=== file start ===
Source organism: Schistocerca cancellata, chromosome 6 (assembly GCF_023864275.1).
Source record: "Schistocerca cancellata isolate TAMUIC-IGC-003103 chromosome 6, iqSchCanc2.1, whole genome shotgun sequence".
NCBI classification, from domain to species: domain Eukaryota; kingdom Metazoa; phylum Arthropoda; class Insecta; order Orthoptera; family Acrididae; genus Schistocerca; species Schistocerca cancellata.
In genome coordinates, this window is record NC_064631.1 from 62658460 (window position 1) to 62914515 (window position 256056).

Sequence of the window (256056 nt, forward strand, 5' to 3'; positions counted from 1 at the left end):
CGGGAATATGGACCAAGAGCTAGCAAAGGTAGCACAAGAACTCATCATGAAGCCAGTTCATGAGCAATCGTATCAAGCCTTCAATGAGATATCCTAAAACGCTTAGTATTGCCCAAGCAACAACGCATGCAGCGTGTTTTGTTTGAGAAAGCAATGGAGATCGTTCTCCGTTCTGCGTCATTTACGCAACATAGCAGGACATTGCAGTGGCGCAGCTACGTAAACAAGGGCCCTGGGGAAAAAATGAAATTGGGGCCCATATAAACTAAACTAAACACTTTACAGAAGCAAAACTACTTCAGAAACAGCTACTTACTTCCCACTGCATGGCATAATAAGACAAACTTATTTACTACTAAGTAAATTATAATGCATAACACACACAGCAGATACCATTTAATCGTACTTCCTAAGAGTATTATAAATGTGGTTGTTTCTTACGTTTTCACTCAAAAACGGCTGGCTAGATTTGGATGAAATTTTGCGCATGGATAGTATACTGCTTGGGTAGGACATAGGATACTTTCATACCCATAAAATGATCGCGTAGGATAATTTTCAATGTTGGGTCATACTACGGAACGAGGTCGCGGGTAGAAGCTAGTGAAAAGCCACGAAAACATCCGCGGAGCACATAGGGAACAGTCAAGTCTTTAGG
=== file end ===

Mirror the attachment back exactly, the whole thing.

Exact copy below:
Source organism: Schistocerca cancellata, chromosome 6 (assembly GCF_023864275.1).
Source record: "Schistocerca cancellata isolate TAMUIC-IGC-003103 chromosome 6, iqSchCanc2.1, whole genome shotgun sequence".
NCBI classification, from domain to species: domain Eukaryota; kingdom Metazoa; phylum Arthropoda; class Insecta; order Orthoptera; family Acrididae; genus Schistocerca; species Schistocerca cancellata.
In genome coordinates, this window is record NC_064631.1 from 62658460 (window position 1) to 62914515 (window position 256056).

Sequence of the window (256056 nt, forward strand, 5' to 3'; positions counted from 1 at the left end):
CGGGAATATGGACCAAGAGCTAGCAAAGGTAGCACAAGAACTCATCATGAAGCCAGTTCATGAGCAATCGTATCAAGCCTTCAATGAGATATCCTAAAACGCTTAGTATTGCCCAAGCAACAACGCATGCAGCGTGTTTTGTTTGAGAAAGCAATGGAGATCGTTCTCCGTTCTGCGTCATTTACGCAACATAGCAGGACATTGCAGTGGCGCAGCTACGTAAACAAGGGCCCTGGGGAAAAAATGAAATTGGGGCCCATATAAACTAAACTAAACACTTTACAGAAGCAAAACTACTTCAGAAACAGCTACTTACTTCCCACTGCATGGCATAATAAGACAAACTTATTTACTACTAAGTAAATTATAATGCATAACACACACAGCAGATACCATTTAATCGTACTTCCTAAGAGTATTATAAATGTGGTTGTTTCTTACGTTTTCACTCAAAAACGGCTGGCTAGATTTGGATGAAATTTTGCGCATGGATAGTATACTGCTTGGGTAGGACATAGGATACTTTCATACCCATAAAATGATCGCGTAGGATAATTTTCAATGTTGGGTCATACTACGGAACGAGGTCGCGGGTAGAAGCTAGTGAAAAGCCACGAAAACATCCGCGGAGCACATAGGGAACAGTCAAGTCTTTAGG